The coming culture peace
Slowly, one by one
The Christmas truce (German: Weihnachtsfrieden; French: Trêve de Noël; Dutch: Kerstbestand) was a series of widespread unofficial ceasefires along the Western Front of the First World War around Christmas 1914.
In the week leading up to 25 December, French, German and British soldiers crossed trenches to exchange seasonal greetings and talk. In some areas, men from both sides ventured into no man's land on Christmas Eve and Christmas Day to mingle and exchange food and souvenirs. There were joint burial ceremonies and prisoner swaps, while several meetings ended in carol-singing. Men played games of football with one another, creating one of the most memorable images of the truce.
The drive to war is very human, but peace can also stir our hearts.
It has become cliche to talk about the culture war, and it has certainly been an obsession that has shaped my own thinking: how the shifting economics of news fuel it; how the incentives structures of social media breathe oxygen on the blaze; how "doom scrolling" and "hate-reading" let it live rent-free in our minds. And I must admit that both I personally, and we at Substack, have sometimes joined the fray.
The culture war rages on, and there is not shortage of bad news in the world. The Christmas truce was followed by four more years of brutal world war, and it is easy to imagine how much worse things could get for us here at the end of 2022. But I hold out hope that that is not our fate.
I think a culture peace is coming.
Now, here I should note that this is the kind of prediction thatmight say I’m foolish to make. In the future, it will either seem banal or laughably, dunkably wrong.
I will also confess to basing this hypothesis on little more than a vibe, an intuition that a fever might be about to break rather than an evidence-backed diagnosis. And yet it is an intuition that I can’t shake. Hope is a sturdy weed, and it has taken root in my heart.
The Scottish poet Charles MacKay wrote: “Men, it has been well said, think in herds; it will be seen that they go mad in herds, while they only recover their senses slowly, one by one.” I think this is a deep truth, and that in our time we are already in the second half of this process.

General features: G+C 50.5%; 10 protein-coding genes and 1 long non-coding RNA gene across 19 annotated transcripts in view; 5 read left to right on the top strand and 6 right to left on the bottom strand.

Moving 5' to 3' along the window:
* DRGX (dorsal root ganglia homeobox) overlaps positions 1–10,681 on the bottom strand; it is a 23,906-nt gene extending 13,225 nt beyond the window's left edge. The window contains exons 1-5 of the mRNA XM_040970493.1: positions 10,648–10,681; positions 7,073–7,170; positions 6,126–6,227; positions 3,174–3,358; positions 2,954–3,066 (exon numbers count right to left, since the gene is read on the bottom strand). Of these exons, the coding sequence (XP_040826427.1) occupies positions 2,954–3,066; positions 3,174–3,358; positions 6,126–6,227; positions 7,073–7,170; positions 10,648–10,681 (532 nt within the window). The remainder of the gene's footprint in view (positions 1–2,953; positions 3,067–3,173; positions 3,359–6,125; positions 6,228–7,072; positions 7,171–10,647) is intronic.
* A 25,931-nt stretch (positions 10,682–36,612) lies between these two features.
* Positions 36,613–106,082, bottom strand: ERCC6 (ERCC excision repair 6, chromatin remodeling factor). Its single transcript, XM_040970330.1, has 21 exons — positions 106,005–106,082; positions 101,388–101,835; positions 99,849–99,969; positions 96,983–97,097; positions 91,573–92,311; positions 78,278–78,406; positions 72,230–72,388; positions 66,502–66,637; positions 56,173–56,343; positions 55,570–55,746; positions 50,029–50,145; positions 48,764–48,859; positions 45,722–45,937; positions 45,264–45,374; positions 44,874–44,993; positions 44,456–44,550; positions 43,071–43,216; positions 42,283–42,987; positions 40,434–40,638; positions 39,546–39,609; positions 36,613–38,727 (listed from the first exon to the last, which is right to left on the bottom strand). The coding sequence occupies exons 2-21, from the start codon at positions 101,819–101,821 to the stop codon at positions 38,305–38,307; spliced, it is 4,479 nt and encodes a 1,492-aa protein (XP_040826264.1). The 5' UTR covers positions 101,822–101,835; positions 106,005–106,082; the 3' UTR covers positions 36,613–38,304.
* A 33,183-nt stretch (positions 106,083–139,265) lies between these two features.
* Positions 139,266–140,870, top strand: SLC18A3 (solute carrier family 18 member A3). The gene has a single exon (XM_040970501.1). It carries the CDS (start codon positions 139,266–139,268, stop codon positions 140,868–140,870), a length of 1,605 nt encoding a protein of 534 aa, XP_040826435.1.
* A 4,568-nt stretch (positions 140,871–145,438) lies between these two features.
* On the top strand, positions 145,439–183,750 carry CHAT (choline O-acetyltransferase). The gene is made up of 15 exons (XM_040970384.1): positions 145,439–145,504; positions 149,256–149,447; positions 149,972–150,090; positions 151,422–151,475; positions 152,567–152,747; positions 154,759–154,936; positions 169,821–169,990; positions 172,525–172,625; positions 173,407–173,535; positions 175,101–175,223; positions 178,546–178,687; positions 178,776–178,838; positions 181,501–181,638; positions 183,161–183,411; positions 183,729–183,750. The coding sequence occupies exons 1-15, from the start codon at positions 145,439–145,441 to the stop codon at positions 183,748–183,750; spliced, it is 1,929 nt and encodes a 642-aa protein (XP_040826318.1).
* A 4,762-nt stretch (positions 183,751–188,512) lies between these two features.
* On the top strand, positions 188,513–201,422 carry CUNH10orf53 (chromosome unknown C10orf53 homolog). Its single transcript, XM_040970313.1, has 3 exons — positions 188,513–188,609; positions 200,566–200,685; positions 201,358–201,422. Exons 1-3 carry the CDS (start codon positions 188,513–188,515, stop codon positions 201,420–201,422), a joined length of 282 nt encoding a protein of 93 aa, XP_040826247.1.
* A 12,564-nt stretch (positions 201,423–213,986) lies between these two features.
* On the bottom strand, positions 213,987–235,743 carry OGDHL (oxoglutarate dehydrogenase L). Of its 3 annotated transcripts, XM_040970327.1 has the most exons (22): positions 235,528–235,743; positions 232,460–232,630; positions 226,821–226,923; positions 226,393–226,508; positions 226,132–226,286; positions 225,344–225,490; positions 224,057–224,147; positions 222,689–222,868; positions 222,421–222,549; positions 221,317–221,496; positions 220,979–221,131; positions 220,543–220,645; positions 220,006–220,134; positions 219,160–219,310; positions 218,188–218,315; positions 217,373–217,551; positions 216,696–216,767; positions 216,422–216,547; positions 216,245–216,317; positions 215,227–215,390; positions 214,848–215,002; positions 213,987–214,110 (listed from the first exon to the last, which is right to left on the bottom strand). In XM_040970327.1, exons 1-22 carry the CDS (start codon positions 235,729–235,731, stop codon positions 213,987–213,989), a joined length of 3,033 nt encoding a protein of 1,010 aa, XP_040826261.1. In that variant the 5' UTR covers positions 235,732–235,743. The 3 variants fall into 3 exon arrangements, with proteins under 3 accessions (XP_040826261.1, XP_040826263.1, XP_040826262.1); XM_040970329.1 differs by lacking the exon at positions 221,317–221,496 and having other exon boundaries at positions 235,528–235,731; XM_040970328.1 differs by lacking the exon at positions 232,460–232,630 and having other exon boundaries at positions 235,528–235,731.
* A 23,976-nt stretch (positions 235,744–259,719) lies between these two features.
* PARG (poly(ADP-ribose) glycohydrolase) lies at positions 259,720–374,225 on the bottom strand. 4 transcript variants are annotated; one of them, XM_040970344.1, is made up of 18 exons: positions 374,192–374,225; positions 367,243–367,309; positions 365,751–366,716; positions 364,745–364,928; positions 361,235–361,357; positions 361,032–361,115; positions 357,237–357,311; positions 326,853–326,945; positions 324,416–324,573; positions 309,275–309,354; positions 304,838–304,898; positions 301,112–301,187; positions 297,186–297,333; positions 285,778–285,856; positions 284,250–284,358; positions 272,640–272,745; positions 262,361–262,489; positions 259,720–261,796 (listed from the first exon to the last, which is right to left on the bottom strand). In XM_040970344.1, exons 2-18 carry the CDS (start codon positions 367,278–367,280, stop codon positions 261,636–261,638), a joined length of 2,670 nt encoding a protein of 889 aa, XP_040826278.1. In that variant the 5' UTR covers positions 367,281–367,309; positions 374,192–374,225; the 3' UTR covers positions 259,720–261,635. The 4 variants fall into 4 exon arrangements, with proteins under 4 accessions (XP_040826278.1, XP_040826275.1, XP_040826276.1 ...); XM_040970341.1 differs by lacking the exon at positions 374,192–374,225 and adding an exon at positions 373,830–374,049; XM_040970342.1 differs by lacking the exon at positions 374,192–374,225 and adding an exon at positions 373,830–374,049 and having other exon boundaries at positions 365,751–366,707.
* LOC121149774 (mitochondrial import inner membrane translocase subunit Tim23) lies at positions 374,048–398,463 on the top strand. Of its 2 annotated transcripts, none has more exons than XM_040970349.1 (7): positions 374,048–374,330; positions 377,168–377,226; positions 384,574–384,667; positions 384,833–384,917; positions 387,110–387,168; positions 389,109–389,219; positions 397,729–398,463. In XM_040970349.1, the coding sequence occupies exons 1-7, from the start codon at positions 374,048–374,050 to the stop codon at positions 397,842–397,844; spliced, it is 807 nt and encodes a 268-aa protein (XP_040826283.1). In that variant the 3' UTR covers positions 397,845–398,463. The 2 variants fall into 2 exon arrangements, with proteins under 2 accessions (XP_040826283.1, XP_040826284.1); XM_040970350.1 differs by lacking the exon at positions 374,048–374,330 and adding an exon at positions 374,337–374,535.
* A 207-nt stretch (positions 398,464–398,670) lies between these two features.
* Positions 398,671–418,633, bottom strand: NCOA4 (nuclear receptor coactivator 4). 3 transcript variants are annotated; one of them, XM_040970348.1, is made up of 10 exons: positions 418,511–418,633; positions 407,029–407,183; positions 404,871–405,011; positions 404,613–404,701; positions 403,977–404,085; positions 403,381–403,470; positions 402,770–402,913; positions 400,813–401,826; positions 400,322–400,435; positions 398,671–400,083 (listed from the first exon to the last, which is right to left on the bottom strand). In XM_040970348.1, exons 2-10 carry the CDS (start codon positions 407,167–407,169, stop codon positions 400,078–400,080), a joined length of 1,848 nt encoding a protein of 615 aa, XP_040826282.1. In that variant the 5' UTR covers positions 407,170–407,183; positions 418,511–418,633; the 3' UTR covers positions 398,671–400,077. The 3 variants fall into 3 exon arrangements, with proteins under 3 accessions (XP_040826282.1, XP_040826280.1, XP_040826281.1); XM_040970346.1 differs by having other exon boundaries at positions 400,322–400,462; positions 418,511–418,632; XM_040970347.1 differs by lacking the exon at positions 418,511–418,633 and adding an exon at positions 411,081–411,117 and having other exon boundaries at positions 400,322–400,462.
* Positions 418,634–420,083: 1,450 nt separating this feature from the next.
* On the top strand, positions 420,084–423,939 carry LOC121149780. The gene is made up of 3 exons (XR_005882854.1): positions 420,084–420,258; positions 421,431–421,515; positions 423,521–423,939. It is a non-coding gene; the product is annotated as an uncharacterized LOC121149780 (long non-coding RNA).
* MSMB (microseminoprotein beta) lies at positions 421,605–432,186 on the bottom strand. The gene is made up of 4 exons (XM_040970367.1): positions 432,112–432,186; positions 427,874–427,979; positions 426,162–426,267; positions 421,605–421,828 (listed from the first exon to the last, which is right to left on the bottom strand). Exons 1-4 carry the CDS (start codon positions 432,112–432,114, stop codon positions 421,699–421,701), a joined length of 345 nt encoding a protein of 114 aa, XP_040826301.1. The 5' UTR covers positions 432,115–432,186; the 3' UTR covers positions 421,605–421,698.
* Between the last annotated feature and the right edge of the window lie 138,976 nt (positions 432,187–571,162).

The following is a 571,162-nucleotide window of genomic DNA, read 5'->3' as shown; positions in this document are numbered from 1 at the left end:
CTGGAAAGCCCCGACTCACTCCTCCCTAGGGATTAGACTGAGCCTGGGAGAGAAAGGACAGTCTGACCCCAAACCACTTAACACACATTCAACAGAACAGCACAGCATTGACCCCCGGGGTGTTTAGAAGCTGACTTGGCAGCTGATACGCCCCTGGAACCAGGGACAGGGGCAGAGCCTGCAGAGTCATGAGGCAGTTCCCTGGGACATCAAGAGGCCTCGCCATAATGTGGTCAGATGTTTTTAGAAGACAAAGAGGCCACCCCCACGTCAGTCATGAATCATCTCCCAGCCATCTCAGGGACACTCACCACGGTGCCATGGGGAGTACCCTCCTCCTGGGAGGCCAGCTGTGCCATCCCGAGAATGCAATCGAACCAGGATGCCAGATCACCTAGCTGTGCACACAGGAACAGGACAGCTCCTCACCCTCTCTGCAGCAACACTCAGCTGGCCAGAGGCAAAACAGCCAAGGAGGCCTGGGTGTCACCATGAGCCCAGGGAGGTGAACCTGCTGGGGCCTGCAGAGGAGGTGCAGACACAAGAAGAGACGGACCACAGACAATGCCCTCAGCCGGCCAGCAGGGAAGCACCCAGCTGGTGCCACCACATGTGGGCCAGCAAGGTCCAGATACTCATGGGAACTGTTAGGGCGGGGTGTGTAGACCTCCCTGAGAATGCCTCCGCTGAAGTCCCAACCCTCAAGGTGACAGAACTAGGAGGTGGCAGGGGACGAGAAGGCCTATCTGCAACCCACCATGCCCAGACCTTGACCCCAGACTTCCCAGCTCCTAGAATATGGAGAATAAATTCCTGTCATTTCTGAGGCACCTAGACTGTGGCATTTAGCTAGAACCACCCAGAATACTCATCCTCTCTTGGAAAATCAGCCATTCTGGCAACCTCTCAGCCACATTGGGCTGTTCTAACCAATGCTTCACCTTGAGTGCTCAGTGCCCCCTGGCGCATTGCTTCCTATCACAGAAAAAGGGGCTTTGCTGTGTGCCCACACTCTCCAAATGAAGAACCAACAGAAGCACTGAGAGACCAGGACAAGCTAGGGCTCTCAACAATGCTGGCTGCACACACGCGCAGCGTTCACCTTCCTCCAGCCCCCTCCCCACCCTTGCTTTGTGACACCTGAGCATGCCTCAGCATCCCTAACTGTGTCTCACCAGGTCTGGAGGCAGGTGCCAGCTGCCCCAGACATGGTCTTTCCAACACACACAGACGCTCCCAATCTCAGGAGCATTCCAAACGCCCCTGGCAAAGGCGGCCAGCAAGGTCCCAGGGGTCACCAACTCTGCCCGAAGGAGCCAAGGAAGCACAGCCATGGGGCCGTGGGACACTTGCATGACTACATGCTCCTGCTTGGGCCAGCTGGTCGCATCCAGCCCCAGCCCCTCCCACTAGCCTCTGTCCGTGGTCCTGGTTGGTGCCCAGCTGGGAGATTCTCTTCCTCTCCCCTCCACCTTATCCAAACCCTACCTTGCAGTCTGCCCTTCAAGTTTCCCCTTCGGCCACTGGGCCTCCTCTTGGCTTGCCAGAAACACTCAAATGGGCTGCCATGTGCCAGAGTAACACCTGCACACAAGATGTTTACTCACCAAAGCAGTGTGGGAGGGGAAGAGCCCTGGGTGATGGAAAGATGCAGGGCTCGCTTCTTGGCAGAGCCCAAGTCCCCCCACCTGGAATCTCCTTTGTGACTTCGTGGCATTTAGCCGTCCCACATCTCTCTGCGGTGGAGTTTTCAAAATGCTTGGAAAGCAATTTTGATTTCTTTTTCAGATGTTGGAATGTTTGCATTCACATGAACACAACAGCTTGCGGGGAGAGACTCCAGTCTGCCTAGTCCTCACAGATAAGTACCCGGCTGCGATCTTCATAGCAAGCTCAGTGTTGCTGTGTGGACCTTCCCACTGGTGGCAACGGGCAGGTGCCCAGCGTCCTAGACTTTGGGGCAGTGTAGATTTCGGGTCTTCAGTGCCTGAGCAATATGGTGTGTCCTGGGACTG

To be sure, peace won’t look like the world joining hands and singing kumbaya. It will look, at first, like pockets of exhausted people seeking refuge. Writers and thinkers will break from the herd. People will seek out community based on what they love instead of who they hate.
Spirited disagreements will still exist, of course, but occasionally they will generate productive discussion instead of shrieking. And what fights still exist will feel less… all consuming. People will lay down their arms at least sometimes, and share a meal or maybe a game.
This behavior was often challenged by officers; lieutenant Charles de Gaulle wrote on 7 December of the "lamentable" desire of French infantrymen to leave the enemy in peace, while the commander of 10th Army, Victor d'Urbal, wrote of the "unfortunate consequences" when men "become familiar with their neighbors opposite"
We built Substack in anticipation of this shift, and also in the hope of helping it along in some small way. Some of what we’ve done is serve these early asylum seekers by giving them a place to go, and a model that helps them start to build something new.
The structure of the network matters a great deal here, because you can’t always solve thorny human problems with simple rules. Each writer and creator, and the community that they lead, in effect gets their own social network on Substack. What you see as a reader is determined by the people you subscribe to and the communities you choose to join.
This is how you can have both freedom and fellowship. This is why we have a platform that can welcome all tribes and ideas, and where even bitter enemies can coexist in relative peace.
This movement is building. It may seem small now, but I am starting to believe we are already past the worst of our current culture war madness and that we will get to see a detente, followed by some measure of peace.
Will this be good or bad for our business? Honestly, I welcome the change either way. But I think it will be good.
War can command our attention, but peace is the best environment in which to build. Our world is changing as fast as ever, and technology is redefining what’s possible for humanity. In a culture peace, we can get down to the hard work of figuring out who we are and how we want to live. This is more valuable than any war, even if you could win.
Those people seeking peace one by one—the truth seekers, the misfits, the poets, the builders, the outsiders—are the ones who will write the future.
We’re here to help how we can.
The coming culture peace